Gyekye’s moderate communitarianism: a case of radical communitarianism in disguise

  • Richard Ansah
  • Modestha Mensah


Classical/radical communitarians argue that the community is morally supreme - whenever there is conflict between the interests of the individual and those of the community, the interests of the community come first. This is called the community primacy thesis. Kwame Gyekye, a reputable African philosopher, has argued otherwise. He believes that it is extreme and hyperbolic when radical communitarians emphasize the moral supremacy of the community and its values over the individual’s (morality). He proposes moderate communitarianism, a theory, he believes, maintains the well-being of the community as a whole, and at the same time gives equal recognition to the individual and his or her rights. Moderate communitarianism balances responsibilities with rights. In this article, we argue that Gyekye’s moderate communitarianism re-echo’s the radical version he criticizes and rejects.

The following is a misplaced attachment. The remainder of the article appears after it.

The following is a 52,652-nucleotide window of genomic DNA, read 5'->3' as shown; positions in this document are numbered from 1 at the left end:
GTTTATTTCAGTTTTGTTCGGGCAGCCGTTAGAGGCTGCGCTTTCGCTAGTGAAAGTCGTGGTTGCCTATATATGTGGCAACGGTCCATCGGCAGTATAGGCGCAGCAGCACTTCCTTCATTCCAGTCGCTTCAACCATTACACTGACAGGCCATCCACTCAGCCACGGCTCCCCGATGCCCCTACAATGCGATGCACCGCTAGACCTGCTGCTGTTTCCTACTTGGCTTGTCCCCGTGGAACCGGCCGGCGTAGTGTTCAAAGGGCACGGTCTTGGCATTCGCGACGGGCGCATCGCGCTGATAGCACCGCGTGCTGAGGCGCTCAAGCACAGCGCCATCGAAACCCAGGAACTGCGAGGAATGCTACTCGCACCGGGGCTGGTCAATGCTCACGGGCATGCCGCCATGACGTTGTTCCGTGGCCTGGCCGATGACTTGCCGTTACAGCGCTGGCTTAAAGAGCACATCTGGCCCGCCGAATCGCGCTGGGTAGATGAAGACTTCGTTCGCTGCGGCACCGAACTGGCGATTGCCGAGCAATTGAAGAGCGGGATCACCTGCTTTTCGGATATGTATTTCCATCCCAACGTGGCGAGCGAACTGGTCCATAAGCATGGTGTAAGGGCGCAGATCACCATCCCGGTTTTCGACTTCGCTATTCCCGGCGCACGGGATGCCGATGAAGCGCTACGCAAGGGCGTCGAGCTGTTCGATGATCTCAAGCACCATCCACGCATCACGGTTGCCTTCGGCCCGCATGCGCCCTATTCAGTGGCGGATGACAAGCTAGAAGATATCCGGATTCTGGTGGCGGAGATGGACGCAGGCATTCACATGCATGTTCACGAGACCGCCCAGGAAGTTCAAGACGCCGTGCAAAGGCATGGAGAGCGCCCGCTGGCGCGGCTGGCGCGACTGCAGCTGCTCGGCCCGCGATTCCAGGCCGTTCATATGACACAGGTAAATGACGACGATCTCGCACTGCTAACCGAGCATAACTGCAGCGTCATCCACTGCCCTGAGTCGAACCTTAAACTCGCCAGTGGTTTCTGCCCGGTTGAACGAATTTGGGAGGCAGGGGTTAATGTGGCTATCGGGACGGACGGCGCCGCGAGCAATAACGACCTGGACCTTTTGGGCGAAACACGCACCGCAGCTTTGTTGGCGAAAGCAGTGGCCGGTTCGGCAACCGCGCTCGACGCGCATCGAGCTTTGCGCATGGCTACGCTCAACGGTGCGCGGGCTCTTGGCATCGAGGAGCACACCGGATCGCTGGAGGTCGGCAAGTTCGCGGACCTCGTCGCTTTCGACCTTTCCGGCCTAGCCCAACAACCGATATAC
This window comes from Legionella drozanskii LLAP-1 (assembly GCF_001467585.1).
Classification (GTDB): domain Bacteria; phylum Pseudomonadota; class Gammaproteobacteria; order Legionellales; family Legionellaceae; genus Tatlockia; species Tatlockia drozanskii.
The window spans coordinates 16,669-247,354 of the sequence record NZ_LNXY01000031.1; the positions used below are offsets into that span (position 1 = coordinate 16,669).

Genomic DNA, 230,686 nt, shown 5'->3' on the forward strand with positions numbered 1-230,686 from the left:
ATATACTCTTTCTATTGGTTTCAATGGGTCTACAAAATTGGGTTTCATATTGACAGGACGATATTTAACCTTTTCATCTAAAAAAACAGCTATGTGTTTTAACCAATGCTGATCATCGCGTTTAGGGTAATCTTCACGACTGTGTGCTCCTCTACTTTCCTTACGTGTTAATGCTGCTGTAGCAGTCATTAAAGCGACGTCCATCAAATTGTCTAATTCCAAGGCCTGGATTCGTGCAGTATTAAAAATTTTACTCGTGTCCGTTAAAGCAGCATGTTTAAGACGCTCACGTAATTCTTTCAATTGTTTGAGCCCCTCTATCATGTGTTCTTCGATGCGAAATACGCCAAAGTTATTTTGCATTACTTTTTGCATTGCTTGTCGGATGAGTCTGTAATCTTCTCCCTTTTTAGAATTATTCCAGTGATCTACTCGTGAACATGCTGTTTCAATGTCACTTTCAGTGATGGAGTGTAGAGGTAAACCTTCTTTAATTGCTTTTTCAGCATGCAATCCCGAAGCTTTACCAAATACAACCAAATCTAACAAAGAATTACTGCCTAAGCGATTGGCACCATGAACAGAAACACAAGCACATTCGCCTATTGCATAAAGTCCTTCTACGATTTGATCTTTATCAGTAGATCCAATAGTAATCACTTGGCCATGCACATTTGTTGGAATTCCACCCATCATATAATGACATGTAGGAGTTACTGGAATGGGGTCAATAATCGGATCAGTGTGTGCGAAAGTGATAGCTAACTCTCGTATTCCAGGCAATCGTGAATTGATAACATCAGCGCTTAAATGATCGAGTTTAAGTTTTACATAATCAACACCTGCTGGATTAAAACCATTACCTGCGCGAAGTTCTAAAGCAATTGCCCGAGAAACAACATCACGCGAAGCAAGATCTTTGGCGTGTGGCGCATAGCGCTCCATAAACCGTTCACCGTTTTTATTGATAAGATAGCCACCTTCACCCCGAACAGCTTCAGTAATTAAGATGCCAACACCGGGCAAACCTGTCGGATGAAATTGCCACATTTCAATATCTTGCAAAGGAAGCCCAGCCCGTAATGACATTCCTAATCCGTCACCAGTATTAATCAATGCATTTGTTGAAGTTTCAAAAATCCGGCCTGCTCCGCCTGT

Keywords: Communitarianism, Individual, Community, Rights, Duties/Responsibilities, Autonomy, Individual Good, Common Good


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eISSN: 1597-474X